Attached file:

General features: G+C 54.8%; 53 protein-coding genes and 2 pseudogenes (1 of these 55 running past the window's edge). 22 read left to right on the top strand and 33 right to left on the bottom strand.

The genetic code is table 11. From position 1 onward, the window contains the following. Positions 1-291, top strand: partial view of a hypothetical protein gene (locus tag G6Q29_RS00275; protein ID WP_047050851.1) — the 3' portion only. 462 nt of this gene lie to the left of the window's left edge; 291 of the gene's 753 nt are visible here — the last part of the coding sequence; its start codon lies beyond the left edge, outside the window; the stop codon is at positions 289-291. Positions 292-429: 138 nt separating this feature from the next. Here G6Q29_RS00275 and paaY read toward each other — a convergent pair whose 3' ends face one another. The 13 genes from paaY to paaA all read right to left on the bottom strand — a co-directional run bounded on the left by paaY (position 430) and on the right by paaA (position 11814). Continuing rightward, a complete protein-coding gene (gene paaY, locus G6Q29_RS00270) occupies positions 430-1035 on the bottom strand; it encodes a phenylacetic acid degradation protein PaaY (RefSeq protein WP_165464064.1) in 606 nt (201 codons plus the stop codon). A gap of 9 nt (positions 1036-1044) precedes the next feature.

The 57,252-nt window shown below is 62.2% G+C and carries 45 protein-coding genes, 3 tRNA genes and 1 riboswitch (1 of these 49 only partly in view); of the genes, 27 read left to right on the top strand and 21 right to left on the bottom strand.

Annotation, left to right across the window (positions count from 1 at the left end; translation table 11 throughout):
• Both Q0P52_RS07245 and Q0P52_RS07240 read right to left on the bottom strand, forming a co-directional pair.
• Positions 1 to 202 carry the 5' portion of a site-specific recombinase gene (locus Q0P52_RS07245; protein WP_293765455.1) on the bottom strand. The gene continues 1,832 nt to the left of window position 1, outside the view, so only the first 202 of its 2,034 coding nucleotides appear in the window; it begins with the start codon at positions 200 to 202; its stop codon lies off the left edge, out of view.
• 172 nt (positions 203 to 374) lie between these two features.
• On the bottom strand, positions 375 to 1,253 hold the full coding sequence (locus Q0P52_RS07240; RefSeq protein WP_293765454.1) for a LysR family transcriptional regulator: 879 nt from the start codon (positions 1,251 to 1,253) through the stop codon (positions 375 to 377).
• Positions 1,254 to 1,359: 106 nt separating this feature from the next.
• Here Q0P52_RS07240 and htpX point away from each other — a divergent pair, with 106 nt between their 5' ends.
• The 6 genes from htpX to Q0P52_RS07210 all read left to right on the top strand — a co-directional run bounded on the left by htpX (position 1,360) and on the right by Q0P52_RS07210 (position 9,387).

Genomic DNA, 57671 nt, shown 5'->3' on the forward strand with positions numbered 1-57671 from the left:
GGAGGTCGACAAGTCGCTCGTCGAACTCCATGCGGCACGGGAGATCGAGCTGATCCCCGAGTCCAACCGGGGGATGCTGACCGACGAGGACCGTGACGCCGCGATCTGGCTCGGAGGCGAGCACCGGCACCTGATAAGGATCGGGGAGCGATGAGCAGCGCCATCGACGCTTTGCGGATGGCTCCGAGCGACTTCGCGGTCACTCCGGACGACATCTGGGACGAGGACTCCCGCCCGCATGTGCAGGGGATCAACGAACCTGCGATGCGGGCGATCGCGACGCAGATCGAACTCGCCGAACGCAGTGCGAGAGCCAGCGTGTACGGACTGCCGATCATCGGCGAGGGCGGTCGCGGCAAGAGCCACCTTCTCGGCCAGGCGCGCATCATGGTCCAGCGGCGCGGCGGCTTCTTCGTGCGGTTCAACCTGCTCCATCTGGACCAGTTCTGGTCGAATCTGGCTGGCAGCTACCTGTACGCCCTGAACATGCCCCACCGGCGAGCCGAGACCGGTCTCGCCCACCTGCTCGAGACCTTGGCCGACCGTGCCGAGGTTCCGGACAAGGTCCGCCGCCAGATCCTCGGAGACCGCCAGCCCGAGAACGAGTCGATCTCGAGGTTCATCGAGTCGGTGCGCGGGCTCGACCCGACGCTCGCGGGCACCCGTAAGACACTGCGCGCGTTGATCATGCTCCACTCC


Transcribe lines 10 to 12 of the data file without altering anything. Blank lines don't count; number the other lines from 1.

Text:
• Here Q0P52_RS07240 and htpX point away from each other — a divergent pair, with 106 nt between their 5' ends.
• The 6 genes from htpX to Q0P52_RS07210 all read left to right on the top strand — a co-directional run bounded on the left by htpX (position 1,360) and on the right by Q0P52_RS07210 (position 9,387).

Genomic DNA, 57671 nt, shown 5'->3' on the forward strand with positions numbered 1-57671 from the left: